About this service

CSV looks easy, but it can be hard to make a CSV file that other people can work with. CSVLint helps you to check that your CSV file is readable. And you can use it to check whether it contains the columns and types of values that it should.

This service is maintained by an open source community and hosted by the Open Data Institute (ODI).

How to Use CSVLint

Follow these three steps:

  1. Enter the location of the CSV file you want to check, or upload it if it's not on the web already.
  2. Do you have a schema? If you do, you can enter its location or upload it.
  3. Hit the big Validate button.

You'll see a page that tells you how to improve your CSV file, if it needs improvement.

  • Errors are things you really need to fix, because they'll stop people from being able to use your data
  • Warnings are thing you should fix if you can because doing so will help people to use your data
  • Information messages are hints and tips of things that could make the data easier to use

Get a Badge

On the page that summarises the CSV, you'll also see a badge, which might look like this:

:csv%20 %20warnings yellow

If you click on that you'll get a pop-up that gives you some code for embedding the badge in your page. You can put that next to some CSV and it means you and other people will be able to see whether the CSV is valid or not.

Wear your valid CSV badge with pride!

Fix that CSV

We can fix some of the errors that we find in CSV files, such as bad encodings. At the bottom of the page that shows you how to improve the file, you'll see a button that says Download Standardised CSV File.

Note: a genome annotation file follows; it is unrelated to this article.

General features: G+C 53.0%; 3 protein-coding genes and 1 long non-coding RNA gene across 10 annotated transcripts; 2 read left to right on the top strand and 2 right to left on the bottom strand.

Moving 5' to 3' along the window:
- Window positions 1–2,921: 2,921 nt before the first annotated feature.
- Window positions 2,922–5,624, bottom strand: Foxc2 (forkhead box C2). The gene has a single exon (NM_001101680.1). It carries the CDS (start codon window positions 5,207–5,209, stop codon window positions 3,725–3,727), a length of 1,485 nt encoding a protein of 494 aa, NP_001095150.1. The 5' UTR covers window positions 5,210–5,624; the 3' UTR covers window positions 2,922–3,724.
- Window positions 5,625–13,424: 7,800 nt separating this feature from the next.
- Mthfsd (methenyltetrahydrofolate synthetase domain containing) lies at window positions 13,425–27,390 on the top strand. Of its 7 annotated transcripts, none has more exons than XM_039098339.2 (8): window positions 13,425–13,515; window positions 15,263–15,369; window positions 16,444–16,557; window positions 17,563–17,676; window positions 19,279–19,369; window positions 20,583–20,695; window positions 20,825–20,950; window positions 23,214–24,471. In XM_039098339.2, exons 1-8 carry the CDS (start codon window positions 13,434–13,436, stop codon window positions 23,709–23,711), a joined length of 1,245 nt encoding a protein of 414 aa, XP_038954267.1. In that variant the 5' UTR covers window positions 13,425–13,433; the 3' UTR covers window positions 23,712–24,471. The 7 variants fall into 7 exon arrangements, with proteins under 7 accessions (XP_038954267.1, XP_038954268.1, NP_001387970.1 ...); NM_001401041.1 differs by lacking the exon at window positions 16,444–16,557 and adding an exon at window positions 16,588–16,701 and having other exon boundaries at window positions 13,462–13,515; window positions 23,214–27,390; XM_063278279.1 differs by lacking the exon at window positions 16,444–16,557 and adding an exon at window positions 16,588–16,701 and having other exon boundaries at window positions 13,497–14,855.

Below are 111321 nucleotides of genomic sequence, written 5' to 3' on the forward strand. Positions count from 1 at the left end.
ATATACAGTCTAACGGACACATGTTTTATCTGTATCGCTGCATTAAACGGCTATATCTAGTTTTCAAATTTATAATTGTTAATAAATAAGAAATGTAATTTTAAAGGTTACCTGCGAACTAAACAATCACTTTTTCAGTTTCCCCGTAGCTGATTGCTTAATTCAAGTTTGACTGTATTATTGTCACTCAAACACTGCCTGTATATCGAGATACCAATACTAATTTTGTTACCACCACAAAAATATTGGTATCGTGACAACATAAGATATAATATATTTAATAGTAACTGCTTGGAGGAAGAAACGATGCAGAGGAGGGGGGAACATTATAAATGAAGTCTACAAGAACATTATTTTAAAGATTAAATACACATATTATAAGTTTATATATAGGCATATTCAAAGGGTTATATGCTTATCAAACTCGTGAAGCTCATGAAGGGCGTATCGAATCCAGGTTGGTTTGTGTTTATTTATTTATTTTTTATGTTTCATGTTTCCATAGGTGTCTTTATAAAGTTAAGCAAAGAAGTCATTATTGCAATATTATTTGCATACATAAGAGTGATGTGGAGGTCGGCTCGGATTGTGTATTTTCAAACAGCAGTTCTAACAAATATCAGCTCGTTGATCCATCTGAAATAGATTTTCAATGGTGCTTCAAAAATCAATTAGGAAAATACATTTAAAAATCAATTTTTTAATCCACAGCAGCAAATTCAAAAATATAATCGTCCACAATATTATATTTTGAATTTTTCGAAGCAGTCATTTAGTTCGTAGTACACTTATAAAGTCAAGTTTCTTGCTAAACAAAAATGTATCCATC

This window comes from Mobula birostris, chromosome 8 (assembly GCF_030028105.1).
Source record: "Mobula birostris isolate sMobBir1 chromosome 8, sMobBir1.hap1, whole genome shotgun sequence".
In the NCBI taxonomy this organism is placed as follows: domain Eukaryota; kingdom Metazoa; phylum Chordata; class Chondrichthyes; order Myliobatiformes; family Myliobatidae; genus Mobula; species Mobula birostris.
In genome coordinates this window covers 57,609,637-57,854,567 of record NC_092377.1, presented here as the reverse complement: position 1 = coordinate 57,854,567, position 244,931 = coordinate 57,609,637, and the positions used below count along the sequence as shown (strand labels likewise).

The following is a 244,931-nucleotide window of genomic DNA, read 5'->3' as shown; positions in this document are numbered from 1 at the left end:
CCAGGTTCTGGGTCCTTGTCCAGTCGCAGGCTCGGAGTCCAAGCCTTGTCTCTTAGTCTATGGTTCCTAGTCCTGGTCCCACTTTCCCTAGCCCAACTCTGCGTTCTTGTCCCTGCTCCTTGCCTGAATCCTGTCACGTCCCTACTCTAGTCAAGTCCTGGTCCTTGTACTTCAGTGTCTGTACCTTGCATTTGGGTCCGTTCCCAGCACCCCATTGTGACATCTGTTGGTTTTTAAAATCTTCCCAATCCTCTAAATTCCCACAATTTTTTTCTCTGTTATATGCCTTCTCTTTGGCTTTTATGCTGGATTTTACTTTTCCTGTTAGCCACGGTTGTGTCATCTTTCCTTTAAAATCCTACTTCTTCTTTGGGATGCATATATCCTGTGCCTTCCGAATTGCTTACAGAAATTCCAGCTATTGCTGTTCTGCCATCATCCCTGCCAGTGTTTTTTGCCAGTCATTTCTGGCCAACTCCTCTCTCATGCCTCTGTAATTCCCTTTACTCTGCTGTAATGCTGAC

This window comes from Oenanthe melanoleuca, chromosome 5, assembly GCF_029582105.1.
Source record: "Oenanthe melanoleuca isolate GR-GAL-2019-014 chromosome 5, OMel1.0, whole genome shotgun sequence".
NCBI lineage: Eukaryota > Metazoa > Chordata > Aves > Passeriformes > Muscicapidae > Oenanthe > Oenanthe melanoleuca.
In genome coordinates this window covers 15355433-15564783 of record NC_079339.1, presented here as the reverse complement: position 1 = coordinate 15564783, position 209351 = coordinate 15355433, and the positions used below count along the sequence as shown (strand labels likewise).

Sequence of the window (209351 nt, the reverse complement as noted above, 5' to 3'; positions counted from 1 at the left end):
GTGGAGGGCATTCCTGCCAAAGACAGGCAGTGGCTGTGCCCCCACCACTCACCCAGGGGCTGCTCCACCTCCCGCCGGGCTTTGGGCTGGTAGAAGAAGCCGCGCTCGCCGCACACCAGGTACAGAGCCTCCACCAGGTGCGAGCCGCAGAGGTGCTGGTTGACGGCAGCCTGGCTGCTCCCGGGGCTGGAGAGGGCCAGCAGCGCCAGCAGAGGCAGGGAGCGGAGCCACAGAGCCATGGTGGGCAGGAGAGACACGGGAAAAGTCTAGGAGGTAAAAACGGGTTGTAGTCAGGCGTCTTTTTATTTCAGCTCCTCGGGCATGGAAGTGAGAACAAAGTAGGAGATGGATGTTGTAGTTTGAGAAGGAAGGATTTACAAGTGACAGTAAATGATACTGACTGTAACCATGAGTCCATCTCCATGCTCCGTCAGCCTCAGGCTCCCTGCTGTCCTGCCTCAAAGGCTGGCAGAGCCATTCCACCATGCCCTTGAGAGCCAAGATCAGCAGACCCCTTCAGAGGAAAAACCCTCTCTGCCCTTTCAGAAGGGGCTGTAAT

That won't fix all the problems: we won't delete empty lines or try to fix up values that are in the wrong format. We can't change the way your server provides CSV either, so you'll still be warned if it's not using the right Content-Type header.

Find a Schema

The Recent schemas page gives a list of schemas that people have been using to validate their CSV files. See if there's a schema that you could use!



If your CSV File is sizeable and contains only one row, CSVLint detects that your file may be using a different "dialect". For example, your file may use ; delimiters to seperate fields rather than the standard ,. Although it is encouraged to keep to CSV Standard File Format, we provide an option to change the dialect to suit your particular file.

How to Write Good CSV

Good CSVs look like this:


for a table like this:

OrganisationId WeekDay Times IsOpen OpeningTimeType
1186 Monday 09:30-13:00 True General
1186 Monday 13:30-17:30 True General

The first row is a header row that contains the names of some columns.

The rest of the rows are data rows that contain a number of fields.

Line endings use CRLF (Windows line endings) and the column names and fields are separated by commas.

If a field contains a comma, a line ending or a double quote then the field is escaped by wrapping it in double quotes. Within a field that's escaped like that, any double quotes are doubled up. For example:

1-231076921,"Next Stage ""A Way Forward"" Ltd",Head Office,"HR House, 28 Manchester Road",Westhoughton,Bolton,Lancashire,BL5 3QJ